Roles in CoP’s Revisited: Learning

Learning is the role that defines a community. Interaction amongst members is the lifeblood. In this post I look at what, how and why members learn.

(This is the fifth post in a series of six that is a revision of a post I wrote on ATD’s “Learning Circuit’s Blog” on June 10, 2006, entitled “Roles in CoP’s” in which I introduced the 4L Model of Roles in Online Communities.)

Now we get to where the action is at in communities – Learning.  Communities are at their best when they are jointly:

  • seeking new knowledge,
  • sharing ideas and information,
  • recombining those ideas and information into new ideas,
  • co-creating products and content,
  • learning and practicing new skills,
  • sharing what the community has aggregated and created within the community and beyond.
Learners and Leaders
Learners and Leaders are at the core of the community.

But not only is learning the “stuff” that a community collects and creates, but the process of learning is the driving mechanism that makes a community run and thrive. For a community to work, it needs a solid core of members who are interacting with each other and the rest of the community.

In the comments to my post back in 2006, it was suggested that I was missing another role in my model.  One person even suggested that it was a 5th L – Love.  While it is true that in strong communities, love and compassion among members is quite normal, it is a characteristic of the community, not a role to be played.

Sense of Community

While greatly outnumbered by the Linkers and Lurkers, it is the Learning group of participants who drive the success of the community.  They identify themselves as “the community” and are the example to Linkers and Lurkers of what it means to be a member of the community.  For a community to endure, there must be a strong sense of what it means to be a member of that community.  Richard Millington of Feverbee characterizes sense of community as when members, “sacrifice part of their own identity to accept, embrace, and then defend the group identity.”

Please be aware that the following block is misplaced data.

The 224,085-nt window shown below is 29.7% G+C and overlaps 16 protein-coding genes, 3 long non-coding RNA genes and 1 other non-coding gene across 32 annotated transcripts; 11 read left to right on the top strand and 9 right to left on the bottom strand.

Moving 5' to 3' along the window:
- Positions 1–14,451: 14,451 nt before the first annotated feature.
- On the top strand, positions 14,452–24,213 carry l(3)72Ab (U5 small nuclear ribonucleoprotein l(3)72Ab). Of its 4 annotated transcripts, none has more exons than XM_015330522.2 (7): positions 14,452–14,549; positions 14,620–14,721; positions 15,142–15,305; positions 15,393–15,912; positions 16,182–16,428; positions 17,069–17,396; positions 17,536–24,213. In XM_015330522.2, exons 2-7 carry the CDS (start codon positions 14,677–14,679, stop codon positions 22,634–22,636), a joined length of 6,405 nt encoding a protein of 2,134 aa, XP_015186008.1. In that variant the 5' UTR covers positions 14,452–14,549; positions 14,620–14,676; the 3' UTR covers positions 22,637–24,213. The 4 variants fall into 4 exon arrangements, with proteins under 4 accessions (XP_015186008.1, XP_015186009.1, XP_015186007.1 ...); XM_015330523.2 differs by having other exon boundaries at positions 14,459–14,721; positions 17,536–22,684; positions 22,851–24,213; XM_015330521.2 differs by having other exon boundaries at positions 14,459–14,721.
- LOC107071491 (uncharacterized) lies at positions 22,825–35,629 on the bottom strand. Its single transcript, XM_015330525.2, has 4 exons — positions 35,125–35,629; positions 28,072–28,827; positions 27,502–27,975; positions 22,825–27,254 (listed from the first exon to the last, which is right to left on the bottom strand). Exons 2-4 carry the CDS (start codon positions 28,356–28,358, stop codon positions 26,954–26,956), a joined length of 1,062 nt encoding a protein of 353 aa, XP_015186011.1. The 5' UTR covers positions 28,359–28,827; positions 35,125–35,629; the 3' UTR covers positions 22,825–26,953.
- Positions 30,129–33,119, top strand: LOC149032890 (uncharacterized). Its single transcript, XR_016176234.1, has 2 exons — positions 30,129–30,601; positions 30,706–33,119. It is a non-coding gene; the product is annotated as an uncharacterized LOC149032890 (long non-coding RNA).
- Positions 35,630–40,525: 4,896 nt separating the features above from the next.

A community thrives by its connections, not by its collections!

– Valdis Krebs

In their article, Sense of Community: A Definition and Theory, David McMillan and David Chavis outline four foundational elements that contribute to a sense of community:

  1. Membership – Membership is a feeling that one has invested part of oneself to become a member and therefore has a right to belong.
  2. Influence – People only participate in a community if they feel they can influence the community
  3. Integration and Fulfillment of Needs – We want to join groups that make us better than we are today
  4. Shared Emotional Connections – Members have to feel that fellow members share the same values

The challenge is that these elements are hard, if at all possible, to teach in an in-person training event or a series of online courses. The best way to help develop these elements is through real-life experiences. Communities enable this sort of learning as members can experiment with new roles, take on new challenges, find mentors, and other experiential learning situations.